Business Intelligence Should Be About Business Results.
It’s nearly impossible to go through a full week without stumbling upon an article about the boom of business intelligence reporting. Billions of dollars are being spent on technology stacks to make business data available to employees in the cleanest and most efficient way.
When we go into the market to sell Quill, the analytics function is either the direct buyer or at least a key stakeholder in the buying process.
We have tons of meeting with prospects every week and every time I ask our Account Execs the same question: “Was [insert prospect] able to articulate why they even purchased a BI tool in the first place?”
I know this sounds a bit silly, but it would probably astound you how many times we hear Enterprise organizations fail to clearly communicate the business return on investment they are seeing or want to see as a result of deploying a business intelligence tool.
“We want to deploy and maintain a business intelligence tool because we believe that giving data and reports to our users will help make an impact. We want to be a data-driven organization.”
I’m paraphrasing, but this is the gist of what I’m hearing from organizations that haven’t spent enough time thinking about business results.
Now, would that answer suffice to your CFO? Probably not. He/She needs to know why – particularly from a financial perspective.
On the flip side, we have a ton of incredible customers that have an acute eye for measuring a business impact as a result of deploying a solution.
Here are three metrics I’ve seen our most successful customers use to measure the effectiveness of their BI investment.
(1) Time Saved
This one most often falls under the category of “hard dollar savings” as they say. I have great respect for analyst teams for the amount of annoying time-consuming requests they have to endure from the business.
Let’s consider time-to-value (TTV). Think of TTV as the time difference from when the initial ping, Slack or email comes in from the business with a request to the time that the answer is provided back to them. Business intelligence tools help to dramatically shorten that time by providing business users real-time dashboards so an analyst can say – “look at the data yourself!”
It’s not terribly easy to do, but if you make some assumptions:
How many requests are coming in [times] the average time-to-value [times] an average FTE costs [equals] a good estimate of hard dollars saved as a result of deploying a BI tool.
Ok, now our business case is starting to look a little more…financial.
(2) User Adoption & User Engagement
I’ll first caveat this section by saying that not all Business Intelligence tools are created the same. Each has their own respective tooling to measure adoption & engagement, so I encourage you to understand the functionality of the tool you’re using.
Let’s define User Adoption as # of daily active users (DAU) or weekly active users (WAU).
And for User Engagement, this is most often measured as average session length. Or in other words – on average, how long are users logged in and looking at dashboards for? This, to me, indicates that they are engaging with the platform. Analyzing, filtering the data, clicking on things, you get it.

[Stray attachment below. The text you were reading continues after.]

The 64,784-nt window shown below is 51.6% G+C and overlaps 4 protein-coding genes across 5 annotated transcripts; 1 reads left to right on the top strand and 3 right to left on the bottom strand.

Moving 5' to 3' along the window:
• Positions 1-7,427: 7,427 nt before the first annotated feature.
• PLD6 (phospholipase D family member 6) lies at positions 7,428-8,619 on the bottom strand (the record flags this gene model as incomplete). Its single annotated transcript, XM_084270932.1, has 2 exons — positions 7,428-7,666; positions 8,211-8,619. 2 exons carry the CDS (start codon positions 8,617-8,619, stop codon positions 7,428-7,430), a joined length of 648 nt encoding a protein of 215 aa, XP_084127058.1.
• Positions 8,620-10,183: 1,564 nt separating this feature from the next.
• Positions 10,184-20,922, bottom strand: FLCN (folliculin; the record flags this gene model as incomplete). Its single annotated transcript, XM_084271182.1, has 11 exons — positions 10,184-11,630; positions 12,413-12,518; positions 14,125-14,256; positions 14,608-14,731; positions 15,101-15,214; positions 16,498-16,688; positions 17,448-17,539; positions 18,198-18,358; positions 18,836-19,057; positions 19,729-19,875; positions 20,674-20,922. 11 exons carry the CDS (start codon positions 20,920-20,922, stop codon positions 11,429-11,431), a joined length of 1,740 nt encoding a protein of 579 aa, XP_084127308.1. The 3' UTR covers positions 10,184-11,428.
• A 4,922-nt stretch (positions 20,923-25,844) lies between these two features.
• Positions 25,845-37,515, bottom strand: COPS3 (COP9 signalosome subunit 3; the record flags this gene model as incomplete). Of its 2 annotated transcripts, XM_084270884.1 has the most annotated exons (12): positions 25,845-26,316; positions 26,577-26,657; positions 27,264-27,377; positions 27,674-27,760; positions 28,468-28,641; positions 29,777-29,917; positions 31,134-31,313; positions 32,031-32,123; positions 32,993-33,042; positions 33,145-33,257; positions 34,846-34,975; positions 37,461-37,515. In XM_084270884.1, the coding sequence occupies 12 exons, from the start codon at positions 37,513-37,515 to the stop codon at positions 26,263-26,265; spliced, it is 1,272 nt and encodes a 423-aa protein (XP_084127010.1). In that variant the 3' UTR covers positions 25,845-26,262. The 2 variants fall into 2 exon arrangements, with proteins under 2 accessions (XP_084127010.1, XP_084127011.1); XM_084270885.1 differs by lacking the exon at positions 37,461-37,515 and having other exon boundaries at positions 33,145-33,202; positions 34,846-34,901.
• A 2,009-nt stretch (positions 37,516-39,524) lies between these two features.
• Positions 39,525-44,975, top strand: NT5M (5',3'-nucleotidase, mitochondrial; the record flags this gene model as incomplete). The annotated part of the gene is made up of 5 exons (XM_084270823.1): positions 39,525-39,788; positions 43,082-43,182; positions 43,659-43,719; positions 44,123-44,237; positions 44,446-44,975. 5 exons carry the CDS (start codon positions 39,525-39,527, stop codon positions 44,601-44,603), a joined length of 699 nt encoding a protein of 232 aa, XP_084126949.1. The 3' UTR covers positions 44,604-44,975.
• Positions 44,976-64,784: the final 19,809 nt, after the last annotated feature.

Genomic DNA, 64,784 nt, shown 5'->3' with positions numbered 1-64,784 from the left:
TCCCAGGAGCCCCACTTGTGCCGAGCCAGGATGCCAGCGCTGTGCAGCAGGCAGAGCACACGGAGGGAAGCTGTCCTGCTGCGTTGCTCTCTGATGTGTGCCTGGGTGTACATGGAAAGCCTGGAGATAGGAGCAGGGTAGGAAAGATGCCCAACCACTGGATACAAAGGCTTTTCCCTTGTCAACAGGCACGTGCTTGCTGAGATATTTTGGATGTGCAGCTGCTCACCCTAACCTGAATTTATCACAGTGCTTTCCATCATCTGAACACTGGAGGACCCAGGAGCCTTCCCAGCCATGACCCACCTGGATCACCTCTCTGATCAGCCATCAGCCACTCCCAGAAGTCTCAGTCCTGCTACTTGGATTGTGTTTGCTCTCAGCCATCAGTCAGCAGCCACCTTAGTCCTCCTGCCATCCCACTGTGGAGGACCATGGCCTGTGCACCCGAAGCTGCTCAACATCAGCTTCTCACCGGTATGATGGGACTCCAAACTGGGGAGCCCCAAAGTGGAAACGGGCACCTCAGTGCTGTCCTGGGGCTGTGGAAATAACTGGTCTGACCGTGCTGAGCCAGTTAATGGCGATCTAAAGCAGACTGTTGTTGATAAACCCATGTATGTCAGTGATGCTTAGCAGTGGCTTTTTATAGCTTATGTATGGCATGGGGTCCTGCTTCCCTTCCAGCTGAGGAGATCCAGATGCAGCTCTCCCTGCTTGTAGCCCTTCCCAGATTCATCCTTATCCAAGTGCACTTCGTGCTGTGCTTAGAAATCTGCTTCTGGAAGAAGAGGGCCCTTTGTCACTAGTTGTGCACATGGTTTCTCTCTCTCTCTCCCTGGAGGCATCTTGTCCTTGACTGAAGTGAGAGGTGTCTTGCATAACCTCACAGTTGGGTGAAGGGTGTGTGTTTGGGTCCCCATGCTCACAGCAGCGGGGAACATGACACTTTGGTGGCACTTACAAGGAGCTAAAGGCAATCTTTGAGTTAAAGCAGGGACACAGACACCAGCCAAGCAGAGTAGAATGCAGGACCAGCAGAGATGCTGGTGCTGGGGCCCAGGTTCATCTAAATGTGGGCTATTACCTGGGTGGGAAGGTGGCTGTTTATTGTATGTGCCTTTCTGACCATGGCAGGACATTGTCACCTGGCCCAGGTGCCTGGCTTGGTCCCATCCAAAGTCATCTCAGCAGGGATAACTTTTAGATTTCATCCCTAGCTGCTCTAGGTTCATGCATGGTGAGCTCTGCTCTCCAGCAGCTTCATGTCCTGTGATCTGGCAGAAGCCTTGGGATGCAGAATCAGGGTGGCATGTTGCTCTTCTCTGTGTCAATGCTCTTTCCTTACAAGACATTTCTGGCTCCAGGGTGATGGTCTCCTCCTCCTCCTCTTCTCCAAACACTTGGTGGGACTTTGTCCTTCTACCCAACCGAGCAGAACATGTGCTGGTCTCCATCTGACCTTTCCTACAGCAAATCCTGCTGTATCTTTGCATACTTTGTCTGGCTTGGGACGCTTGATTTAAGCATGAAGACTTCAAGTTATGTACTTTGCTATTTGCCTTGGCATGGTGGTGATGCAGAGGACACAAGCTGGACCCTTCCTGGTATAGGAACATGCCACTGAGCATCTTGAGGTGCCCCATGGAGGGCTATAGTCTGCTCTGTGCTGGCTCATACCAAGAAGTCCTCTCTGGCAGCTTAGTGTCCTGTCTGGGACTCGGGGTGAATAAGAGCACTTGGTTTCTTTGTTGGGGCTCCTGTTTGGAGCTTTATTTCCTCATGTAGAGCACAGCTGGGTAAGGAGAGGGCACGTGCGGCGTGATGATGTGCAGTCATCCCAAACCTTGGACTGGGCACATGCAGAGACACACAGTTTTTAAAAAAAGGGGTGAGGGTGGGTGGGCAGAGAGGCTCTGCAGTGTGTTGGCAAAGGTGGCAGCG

Nonetheless, this is where we start to measure if your users are starting to see value. Things like:
- Do they know where to log in to the tool? Is it accessible?
- Do they remember their login information?
- Is the chart designed in a visually aesthetic way? Does it look nice?
- Is it organized intuitively?
- Is the data accurate?
- Is the data useful?
- Is the data real-time? Does it change frequently?
- And so on
It’s no perfect science, but we’ve all seen a great dashboard and we’ve all seen a terrible one. If your users are logging in and engaging with the platform, that means you are probably on the right track.
(3) Lift in Business Performance
I’m not going to lie, this one is tricky. But it’s crazy powerful if you can do it. This is measuring the impact on the business performance of your organization AS A RESULT of your business intelligence investment.
A simple example – a company deploys a business intelligence tool and publishes dashboards so their sales team can be more “data-driven”. I would encourage the IT & Analyst teams to measure and feel some sense of accountability on the impact the investment has on sales performance metrics (new pipeline added, new bookings, etc). These are undeniable inputs to revenue growth which is what most executives care about at the end of the day.
Even if it’s as simple as sending out a survey to the end users before & after a dashboard is published, you can start to get a sense on what type of impact your investment is making on business performance.
With any investment, it’s important to take a step back and zoom out by better understanding how your investment is expected to see a financial return for the business.
Agree/disagree? Drop me a note and let’s have a conversation – firstname.lastname@example.org